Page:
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Robert Rutherford, CO of the business and technical consultancy QuoStar
It’s no secret that the number of cyber-attacks on increasing year on year, and while this trend is noticeable across many industries, the insurance sector has become a prime target for hackers.

The Financial Conduct Authority (FCA) was the latest organisation to suffer an IT outage, affecting a variety of systems including Gabriel, a repository for roughly 50,000 regulatory records. Whilst the FCA has reassured consumers and businesses that the outage was a result of a data centre failure rather than a cybersecurity breach, it could have easily been a cyber-attack.

In recent years, insurance firms have been targeted by numerous cyber-attacks, both internal and external, including those by disgruntled former employees and organised cyber criminals. With the Association of British Insurers estimating that UK insurance industry is managing investments of £1.9 trillion, it is no surprise these firms are such an attractive target. Not only do they have a large amount of capital funds on their systems at any one time, but they also have access to a wealth of customer data – the perfect tool for blackmail, or to release to the public with intent of damaging a firm’s reputation.

How do cyber criminals target insurance firms?

Gone are the days when individuals just hacked for “fun” or to prove that they could access a company’s systems, now the motives of cyber criminals are far more calculated, leading to a change in the method of attack. Now, these motives are lead by the potential for financial gain or to damage a firm’s identity and reputation, sometimes irreparably. Cyber-attacks are rapidly becoming more sophisticated and for those willing to be patient, the rewards stand to be substantial.

While insurance firms can be exploited through software vulnerabilities, social engineering is another popular tactic for many hackers. This involves using tricks and tactics to gain information from legitimate users of a system in order to gain unauthorised access, without having to break in. Examples include calling targeted employees pretending to be from IT or maintenance and request log in details to “fix a problem”. As this can be a common helpdesk request some users may respond, which highlights the need for continual training and education with new and existing members of staff. Employees are often a firm’s first line of defence and, as such, must be able to recognise any red flags – such as suspicious emails or calls – and understand the appropriate escalation process.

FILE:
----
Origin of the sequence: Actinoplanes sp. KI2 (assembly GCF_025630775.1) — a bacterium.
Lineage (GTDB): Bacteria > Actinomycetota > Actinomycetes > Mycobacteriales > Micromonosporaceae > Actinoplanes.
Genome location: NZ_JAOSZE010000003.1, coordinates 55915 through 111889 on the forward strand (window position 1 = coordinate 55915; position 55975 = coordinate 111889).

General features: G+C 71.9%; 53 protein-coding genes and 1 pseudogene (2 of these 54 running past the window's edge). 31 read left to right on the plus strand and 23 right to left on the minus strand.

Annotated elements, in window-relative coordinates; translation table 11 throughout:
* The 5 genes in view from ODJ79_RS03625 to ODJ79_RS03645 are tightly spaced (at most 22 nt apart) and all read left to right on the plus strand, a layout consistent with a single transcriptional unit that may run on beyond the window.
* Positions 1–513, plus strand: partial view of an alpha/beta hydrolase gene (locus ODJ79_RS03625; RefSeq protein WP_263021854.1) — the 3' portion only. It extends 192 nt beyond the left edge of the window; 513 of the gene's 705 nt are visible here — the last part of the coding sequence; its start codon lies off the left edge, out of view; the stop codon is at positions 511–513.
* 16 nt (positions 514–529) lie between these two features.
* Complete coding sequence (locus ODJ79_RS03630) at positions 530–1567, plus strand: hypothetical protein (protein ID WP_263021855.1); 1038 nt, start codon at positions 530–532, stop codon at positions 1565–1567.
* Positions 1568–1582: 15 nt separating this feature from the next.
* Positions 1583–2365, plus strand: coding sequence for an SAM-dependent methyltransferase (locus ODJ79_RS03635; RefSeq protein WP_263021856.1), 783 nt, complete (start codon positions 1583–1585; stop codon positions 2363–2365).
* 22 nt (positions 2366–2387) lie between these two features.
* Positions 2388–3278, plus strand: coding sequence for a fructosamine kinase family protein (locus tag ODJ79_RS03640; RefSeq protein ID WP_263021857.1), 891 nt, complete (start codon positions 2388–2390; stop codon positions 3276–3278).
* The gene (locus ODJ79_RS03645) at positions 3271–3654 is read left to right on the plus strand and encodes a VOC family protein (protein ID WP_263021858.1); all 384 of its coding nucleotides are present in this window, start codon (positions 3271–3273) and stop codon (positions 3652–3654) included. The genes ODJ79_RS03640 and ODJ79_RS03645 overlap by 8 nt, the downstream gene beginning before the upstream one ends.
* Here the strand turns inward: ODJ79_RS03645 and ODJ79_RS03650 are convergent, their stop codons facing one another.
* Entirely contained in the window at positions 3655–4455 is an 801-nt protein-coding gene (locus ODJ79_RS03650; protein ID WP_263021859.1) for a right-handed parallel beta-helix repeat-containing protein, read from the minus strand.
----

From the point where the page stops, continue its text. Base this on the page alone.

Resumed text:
How can insurance firms protect themselves?

When it comes to determining a security strategy, and an overall IT strategy, the insurance sector is facing pressure from multiple angles. Not only does the sector face increasing regulatory burdens, but from a technical aspect firms are also under continual pressure to modernise their systems to ensure that data is kept highly secure, yet instantly available for review and processing.

These pressures combined can result in increased overheads and reduced margins, which can result in decreased technical investment. However when it comes to cybersecurity, technology should actually be the last piece of the puzzle.

Determining a security strategy should really begin with a firm understanding what their assets are, and identifying what the potentials risks to these are. A reliable starting point is the ISO 27001 standard, a global accreditation which helps firms manage IT security by reviewing, assigning controls and monitoring processes.

Education will always be a key element of any security strategy.As social engineering is developing at a rapid pace, the human element (i.e. a business’ staff) remains vulnerable as these attacks are essentially a manipulation of trust. A comprehensive policy should cover basic tools such as password strength, disclosing confidential information and physical security among others. Having a security aware culture means that potential threats will flag up with employees and they will be able to make the correct decisions, even when the request seems incredibly genuine.

The FCA outage, along with other recent high profile security breaches, must serve as a warning to insurance firms that they are a prominent target for cyber criminals and security is an issue which must be prioritised and addressed.

Taking steps to protect customer and financial will protect an insurance firm’s reputation and profitability, so these organisations must take the time to implement policies and systems to secure the business, and ensure these policies are reviewed regularly. The consequences of failure can be devastating, or even fatal, so it’s imperative that cybersecurity is made a priority.

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